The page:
May 21, 2020
Just three months ago, the market for middle market lending was as hot as ever. Senior and junior lenders alike were fighting to deploy too much capital into too few opportunities. As a result, there was constant pressure on credit structures, leverage, and pricing. When the impacts of COVID-19 began to spread throughout the economy, the supply-demand equation suddenly flipped. Borrowers became liquidity-constrained and quickly moved to draw down lines of credit, lenders became inundated with loan modifications and Paycheck Protection Program (PPP) loans, and the market for new loan originations essentially dried up.
Lenders are pretty much the only source of funding for middle market privately-held businesses. Liquidity is the first thing a CFO thinks about when they wake up and assuring that reliable, flexible supply of capital for operations and acquisitions is one of their top priorities. That job has become more difficult in the post-COVID era. To understand how these markets have changed, we interviewed lenders across different segments of the market to better understand just that: How are you operating in today’s marketplace, and what can borrowers expect from you? While each lender is unique, there are some common themes that owners and management teams should be aware of. The following table summarizes those conclusions, with additional commentary below:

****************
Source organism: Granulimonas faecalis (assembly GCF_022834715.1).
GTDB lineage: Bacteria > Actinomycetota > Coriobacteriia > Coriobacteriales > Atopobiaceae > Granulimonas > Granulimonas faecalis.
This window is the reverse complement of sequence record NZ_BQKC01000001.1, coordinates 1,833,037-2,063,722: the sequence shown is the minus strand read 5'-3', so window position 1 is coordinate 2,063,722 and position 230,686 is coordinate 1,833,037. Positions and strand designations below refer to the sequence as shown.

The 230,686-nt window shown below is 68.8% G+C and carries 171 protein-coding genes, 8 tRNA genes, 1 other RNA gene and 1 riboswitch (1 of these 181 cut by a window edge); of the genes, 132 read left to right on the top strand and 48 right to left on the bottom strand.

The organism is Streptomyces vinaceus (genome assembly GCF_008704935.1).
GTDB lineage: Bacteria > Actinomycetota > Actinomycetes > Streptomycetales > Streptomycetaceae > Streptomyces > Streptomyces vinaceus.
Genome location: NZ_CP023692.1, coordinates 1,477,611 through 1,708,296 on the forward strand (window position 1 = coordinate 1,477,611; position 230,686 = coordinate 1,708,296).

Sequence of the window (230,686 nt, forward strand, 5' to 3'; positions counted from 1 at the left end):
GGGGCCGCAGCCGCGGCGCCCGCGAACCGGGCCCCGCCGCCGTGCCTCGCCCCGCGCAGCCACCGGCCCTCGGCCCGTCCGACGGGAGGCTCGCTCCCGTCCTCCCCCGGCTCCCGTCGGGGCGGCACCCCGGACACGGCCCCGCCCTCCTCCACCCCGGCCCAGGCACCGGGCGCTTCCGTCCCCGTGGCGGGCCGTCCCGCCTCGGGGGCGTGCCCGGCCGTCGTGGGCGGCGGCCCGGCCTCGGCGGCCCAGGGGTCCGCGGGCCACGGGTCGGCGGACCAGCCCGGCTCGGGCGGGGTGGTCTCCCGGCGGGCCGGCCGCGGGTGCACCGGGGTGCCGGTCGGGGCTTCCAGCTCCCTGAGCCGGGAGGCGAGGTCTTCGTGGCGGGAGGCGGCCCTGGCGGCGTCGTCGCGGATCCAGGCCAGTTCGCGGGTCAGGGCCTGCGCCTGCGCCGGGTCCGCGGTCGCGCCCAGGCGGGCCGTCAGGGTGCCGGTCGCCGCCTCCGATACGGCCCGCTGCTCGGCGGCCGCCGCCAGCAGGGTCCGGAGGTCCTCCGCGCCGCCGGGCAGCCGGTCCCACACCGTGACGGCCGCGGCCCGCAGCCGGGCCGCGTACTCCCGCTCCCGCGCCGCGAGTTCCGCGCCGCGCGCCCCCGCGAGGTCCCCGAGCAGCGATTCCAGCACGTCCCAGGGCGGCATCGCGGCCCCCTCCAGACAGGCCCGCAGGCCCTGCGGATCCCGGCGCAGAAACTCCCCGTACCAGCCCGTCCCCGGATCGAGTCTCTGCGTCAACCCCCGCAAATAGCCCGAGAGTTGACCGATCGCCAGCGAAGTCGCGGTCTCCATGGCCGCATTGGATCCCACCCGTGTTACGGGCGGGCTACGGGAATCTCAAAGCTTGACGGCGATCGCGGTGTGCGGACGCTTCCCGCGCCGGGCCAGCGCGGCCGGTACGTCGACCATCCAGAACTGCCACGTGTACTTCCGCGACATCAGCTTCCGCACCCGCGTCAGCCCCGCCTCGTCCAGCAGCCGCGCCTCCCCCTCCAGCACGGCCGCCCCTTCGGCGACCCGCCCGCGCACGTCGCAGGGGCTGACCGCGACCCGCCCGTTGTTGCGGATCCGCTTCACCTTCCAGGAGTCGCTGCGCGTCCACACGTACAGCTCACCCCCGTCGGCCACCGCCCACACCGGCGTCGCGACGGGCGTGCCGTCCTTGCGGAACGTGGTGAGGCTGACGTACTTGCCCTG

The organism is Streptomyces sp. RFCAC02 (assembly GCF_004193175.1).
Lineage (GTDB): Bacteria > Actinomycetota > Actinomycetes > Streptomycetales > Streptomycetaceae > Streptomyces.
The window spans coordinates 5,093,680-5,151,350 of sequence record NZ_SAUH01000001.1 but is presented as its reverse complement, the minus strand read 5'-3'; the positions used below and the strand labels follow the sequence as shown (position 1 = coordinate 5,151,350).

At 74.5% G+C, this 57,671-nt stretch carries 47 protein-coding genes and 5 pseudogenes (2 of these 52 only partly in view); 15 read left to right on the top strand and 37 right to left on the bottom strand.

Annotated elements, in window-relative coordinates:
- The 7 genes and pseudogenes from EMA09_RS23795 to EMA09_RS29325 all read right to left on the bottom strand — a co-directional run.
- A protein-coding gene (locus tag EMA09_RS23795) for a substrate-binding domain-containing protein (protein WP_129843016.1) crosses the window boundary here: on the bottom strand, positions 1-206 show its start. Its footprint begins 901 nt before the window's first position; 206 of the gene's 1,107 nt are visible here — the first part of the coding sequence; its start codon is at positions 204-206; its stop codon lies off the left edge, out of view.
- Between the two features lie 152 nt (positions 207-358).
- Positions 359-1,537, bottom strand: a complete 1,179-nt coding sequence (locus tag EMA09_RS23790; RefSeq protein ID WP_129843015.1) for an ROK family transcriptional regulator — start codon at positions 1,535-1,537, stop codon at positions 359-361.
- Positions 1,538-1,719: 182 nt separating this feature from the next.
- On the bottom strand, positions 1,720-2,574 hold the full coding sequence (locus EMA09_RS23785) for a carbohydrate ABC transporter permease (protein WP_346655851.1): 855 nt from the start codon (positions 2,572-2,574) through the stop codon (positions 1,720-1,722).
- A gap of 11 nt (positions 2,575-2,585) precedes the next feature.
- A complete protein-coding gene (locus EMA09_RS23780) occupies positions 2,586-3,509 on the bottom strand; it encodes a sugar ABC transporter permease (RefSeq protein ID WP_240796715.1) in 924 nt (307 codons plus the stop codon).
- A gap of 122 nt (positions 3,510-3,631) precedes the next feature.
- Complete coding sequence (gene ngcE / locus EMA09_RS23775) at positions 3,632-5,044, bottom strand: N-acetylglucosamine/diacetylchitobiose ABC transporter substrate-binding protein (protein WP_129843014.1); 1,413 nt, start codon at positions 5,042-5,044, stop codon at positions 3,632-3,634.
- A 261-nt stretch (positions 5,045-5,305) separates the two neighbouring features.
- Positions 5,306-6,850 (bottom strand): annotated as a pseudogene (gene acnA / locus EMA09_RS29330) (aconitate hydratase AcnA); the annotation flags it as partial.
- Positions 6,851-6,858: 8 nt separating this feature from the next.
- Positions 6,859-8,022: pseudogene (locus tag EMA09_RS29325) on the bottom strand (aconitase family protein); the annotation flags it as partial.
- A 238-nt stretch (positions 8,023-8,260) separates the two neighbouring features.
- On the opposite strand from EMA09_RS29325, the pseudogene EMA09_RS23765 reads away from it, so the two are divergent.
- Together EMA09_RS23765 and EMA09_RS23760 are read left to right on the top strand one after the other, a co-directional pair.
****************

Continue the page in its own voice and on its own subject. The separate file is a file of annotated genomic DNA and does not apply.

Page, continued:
Senior lenders have been on a bit of a rollercoaster for the past eight weeks. In March, they were focused on responding to the immediate needs of existing borrowers, including processing line of credit draws and setting customers up for remote treasury work. For bank lenders, the first half of April was then filled with processing PPP loans. It wasn’t until the latter part of April that these lenders were able to take a step back and begin looking at new credit opportunities again. While most lenders indicate they are now “open for business,” the reality is that underwriting teams remain busy with loan modifications and restructurings within the existing portfolio, so any new credit decisions will take longer than usual. In addition, any new commitments will involve heightened scrutiny around downside scenarios and more strict underwriting criteria.